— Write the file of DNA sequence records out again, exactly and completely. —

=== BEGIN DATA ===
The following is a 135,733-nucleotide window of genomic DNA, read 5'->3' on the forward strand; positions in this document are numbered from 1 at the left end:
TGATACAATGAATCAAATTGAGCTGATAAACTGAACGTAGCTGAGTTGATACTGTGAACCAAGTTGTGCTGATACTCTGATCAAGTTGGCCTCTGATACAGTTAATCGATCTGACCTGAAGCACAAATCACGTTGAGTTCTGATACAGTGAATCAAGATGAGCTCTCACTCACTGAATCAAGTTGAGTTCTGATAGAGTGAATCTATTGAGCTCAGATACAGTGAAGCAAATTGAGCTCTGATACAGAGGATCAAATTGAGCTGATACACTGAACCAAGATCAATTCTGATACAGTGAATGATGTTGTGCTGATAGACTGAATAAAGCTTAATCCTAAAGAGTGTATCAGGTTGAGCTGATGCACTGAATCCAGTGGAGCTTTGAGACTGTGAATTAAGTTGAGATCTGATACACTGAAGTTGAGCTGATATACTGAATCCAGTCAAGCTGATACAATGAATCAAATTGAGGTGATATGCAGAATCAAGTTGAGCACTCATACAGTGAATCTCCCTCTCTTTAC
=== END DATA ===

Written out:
The following is a 135,733-nucleotide window of genomic DNA, read 5'->3' on the forward strand; positions in this document are numbered from 1 at the left end:
TGATACAATGAATCAAATTGAGCTGATAAACTGAACGTAGCTGAGTTGATACTGTGAACCAAGTTGTGCTGATACTCTGATCAAGTTGGCCTCTGATACAGTTAATCGATCTGACCTGAAGCACAAATCACGTTGAGTTCTGATACAGTGAATCAAGATGAGCTCTCACTCACTGAATCAAGTTGAGTTCTGATAGAGTGAATCTATTGAGCTCAGATACAGTGAAGCAAATTGAGCTCTGATACAGAGGATCAAATTGAGCTGATACACTGAACCAAGATCAATTCTGATACAGTGAATGATGTTGTGCTGATAGACTGAATAAAGCTTAATCCTAAAGAGTGTATCAGGTTGAGCTGATGCACTGAATCCAGTGGAGCTTTGAGACTGTGAATTAAGTTGAGATCTGATACACTGAAGTTGAGCTGATATACTGAATCCAGTCAAGCTGATACAATGAATCAAATTGAGGTGATATGCAGAATCAAGTTGAGCACTCATACAGTGAATCTCCCTCTCTTTAC